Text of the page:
Could Ireland’s Cairn T Really Be the Tomb of the Prophet Jeremiah?
Cairn T is at a junction of the Road of the Chariots in County Meath, in the Boyne Valley, Ireland. Unfortunately, it’s not on Google Maps yet, but nearby Loughcrew House is. Cairn T is nearer to the house and further inland than Tara, the seat of the High Kings of Ireland.
This cairn passage tomb is a little visited archaeological site about a one hour drive from Dublin. The first picture, from a recent trip to the site, shows the approach to Cairn T.
The view from the top of the Cairn towards the Hill of Tara, visible on the horizon. © LPOBryan
Who Was Jeremiah?
The Prophet Jeremiah, you will remember, was the Jewish prophet who some say escaped the ruins of Jerusalem with the Ark of the Covenant in 587 BC. He was the guy who had warned the Jewish king about the destruction that was to come and was imprisoned for his efforts.
He was only released when the Babylonians under Nebuchadnezzar took the city and destroyed the First Temple. After leaving Jerusalem, one new account proposes that he sailed to Ireland, after stopping at the Jewish enclave at Alexandria in Egypt, the most likely destination for anyone fleeing the Babylonians.
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The movie Raiders of the Lost Ark claimed Jeremiah went south to Tanis after arriving in Egypt. That account is possible, but so too is a sea voyage. Jeremiah’s landing in Ireland is written in stone. For details of the stones at the mouth of the cairn, which provide this evidence see this link .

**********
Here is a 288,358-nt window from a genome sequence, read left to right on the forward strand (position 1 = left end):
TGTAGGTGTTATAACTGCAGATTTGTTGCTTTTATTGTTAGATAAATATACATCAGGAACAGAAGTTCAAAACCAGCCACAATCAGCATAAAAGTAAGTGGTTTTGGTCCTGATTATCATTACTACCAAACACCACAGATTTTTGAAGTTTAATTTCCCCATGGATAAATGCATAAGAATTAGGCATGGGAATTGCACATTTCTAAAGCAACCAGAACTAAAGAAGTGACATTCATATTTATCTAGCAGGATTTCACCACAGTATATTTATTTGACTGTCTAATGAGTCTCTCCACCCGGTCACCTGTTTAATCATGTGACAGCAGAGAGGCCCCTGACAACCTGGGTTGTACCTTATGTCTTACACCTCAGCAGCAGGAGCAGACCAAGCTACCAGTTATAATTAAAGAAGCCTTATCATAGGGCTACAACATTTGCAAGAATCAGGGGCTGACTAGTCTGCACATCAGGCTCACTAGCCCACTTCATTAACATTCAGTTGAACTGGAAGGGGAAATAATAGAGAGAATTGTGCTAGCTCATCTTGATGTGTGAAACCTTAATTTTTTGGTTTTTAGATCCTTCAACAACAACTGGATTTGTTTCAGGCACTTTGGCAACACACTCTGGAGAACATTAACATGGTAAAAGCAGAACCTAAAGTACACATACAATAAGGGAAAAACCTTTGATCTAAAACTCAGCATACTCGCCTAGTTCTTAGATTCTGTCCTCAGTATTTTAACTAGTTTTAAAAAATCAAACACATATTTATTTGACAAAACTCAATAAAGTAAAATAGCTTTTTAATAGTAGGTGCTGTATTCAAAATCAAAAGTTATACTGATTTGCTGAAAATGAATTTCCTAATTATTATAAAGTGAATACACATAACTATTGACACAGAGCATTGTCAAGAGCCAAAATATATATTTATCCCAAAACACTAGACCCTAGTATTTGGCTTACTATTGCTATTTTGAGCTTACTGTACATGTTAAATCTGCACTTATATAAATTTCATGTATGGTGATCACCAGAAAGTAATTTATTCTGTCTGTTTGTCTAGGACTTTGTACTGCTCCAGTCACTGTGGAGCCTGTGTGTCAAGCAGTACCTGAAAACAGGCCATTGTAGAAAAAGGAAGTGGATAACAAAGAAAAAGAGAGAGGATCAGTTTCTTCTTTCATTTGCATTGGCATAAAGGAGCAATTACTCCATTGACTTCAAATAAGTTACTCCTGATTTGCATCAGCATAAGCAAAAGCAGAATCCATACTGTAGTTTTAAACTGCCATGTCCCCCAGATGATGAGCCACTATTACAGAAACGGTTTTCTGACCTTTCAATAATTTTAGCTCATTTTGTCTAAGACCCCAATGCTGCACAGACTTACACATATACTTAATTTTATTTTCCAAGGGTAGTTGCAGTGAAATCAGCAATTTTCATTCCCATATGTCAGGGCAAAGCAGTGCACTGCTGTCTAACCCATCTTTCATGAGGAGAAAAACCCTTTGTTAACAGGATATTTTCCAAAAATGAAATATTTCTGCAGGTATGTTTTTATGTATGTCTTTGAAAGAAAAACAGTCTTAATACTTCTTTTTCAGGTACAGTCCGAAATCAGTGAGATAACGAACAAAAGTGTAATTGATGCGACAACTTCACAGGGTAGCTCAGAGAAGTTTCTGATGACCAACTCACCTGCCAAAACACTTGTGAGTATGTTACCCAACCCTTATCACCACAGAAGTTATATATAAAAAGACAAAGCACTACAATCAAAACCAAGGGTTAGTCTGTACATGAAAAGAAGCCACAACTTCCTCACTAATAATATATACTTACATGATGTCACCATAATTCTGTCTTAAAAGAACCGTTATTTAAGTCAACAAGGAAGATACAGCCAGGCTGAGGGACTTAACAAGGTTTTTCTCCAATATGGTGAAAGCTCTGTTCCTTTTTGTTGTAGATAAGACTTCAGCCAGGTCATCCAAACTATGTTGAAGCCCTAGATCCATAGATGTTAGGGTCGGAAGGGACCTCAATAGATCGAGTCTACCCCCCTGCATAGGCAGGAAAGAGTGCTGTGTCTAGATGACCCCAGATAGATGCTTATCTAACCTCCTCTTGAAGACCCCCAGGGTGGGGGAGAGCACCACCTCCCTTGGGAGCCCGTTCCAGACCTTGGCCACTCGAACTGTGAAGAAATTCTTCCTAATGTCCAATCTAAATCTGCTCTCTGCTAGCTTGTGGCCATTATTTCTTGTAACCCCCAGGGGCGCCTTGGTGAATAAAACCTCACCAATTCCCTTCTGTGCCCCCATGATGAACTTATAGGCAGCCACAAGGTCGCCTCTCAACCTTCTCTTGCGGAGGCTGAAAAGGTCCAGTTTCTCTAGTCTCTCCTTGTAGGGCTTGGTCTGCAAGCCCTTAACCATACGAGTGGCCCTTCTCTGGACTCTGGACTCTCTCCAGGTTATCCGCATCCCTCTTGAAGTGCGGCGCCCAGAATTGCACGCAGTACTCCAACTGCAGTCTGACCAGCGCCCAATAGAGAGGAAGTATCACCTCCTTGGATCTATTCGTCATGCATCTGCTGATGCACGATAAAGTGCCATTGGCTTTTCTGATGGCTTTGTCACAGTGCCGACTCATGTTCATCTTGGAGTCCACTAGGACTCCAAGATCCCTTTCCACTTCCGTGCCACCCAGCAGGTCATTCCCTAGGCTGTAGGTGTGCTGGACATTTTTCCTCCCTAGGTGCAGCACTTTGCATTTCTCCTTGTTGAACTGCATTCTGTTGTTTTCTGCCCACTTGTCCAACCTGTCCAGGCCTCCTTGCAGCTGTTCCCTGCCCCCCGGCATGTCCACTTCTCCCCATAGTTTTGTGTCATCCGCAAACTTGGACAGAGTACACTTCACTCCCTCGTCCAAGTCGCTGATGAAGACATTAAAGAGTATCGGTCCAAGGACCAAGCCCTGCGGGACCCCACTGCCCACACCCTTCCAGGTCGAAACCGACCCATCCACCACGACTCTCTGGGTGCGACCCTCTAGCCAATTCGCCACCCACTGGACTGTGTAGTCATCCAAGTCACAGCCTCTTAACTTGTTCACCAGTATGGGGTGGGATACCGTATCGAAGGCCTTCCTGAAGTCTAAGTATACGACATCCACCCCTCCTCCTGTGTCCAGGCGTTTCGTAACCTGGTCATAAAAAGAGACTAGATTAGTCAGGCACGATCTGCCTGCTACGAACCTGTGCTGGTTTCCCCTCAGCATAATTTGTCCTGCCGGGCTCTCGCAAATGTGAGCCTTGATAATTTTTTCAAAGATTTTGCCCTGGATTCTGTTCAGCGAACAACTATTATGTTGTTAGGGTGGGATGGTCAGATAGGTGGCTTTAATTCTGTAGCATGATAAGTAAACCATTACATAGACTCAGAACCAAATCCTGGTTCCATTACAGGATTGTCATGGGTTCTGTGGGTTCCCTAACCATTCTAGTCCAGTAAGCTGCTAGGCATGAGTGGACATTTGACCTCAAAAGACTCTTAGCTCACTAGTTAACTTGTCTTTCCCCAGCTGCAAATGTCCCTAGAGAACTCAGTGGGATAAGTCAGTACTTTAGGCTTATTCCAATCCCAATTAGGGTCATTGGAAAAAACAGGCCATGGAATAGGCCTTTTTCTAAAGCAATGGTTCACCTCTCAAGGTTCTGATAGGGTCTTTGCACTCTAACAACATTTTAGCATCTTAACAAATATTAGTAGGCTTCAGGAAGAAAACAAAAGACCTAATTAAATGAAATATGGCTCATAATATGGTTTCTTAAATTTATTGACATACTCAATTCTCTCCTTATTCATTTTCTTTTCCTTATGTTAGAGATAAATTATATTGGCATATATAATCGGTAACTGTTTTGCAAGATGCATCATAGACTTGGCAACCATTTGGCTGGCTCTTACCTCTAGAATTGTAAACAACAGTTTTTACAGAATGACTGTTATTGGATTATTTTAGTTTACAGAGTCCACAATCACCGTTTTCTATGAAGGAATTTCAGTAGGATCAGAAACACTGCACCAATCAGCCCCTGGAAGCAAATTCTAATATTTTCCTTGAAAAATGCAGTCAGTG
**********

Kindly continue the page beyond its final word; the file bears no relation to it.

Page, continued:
Jeremiah’s Royal Bloodline
To add to this, the present House of Windsor officially draws its royal bloodline from Jeremiah’s journey. The story goes that Jeremiah brought two daughters of the Jewish king with him. These princesses married into the line of Irish High Kings, who later married into the line of Scottish kings. The current House of Windsor is partly descended from this lineage. This line of descent is how the present Queen Elizabeth II of England claims her royal blood, as a descendant of the House of David.
Yes, officially, she claims her royal blood line from Jeremiah’s journey. See this link for confirmation .
Cairn T and the Hill of the Witch
The hill became known as the Hill of the Witch because, for a period, Ireland was ruled as a matriarchy (women were in charge.) These women were probably the female descendants of the Kings of Israel.
It is written in the Annals of Irish High Kings that women judges, later called witches, could take your life if your crimes were sufficient. That ultimate penalty would be imposed at the time of year we call Halloween.
Cairn T: A cairn, or mound of stones. © LPOBryan
And if you wanted a wish granted you could walk around Cairn T three times and then submit a request to the witches. I met a real witch when I was there. She was dressed all in black and was barefoot walking down with a companion when we arrived.
I experienced a powerful feeling of peace and inner contentment when I visited Cairn T. Whether the Ark of the Covenant is buried there or at Tara is hard to know. Neither site has been excavated. When a group of Zionists tried to dig up Tara in 1902 in a search for the Ark, they were stopped by mass protests. More on that here. At that time they based their search on the same story about Jeremiah as I have related above.
I will be going to Cairn T again, probably at Halloween, as the sun sets on the day the season and the year changes. The day the witches are about.
The entrance to Cairn T. © LPOBryan
The entrance stone on the left is shown in detail in the image below, with the carving of a boat clearly visible on the bottom right. Trade and travel between Ireland and the Phoenicians, who lived in North Africa and traded with Israel, definitely took place. Evidence has been found in kitchen implements and jewelry.
Even if you don’t believe the connections were as strong as some claim, click here for more on that, it’s not unreasonable to believe that after a city state such as Israel fell, that remnants of that state would end up emigrating to what might then have been seen as a stable society, Celtic Ireland.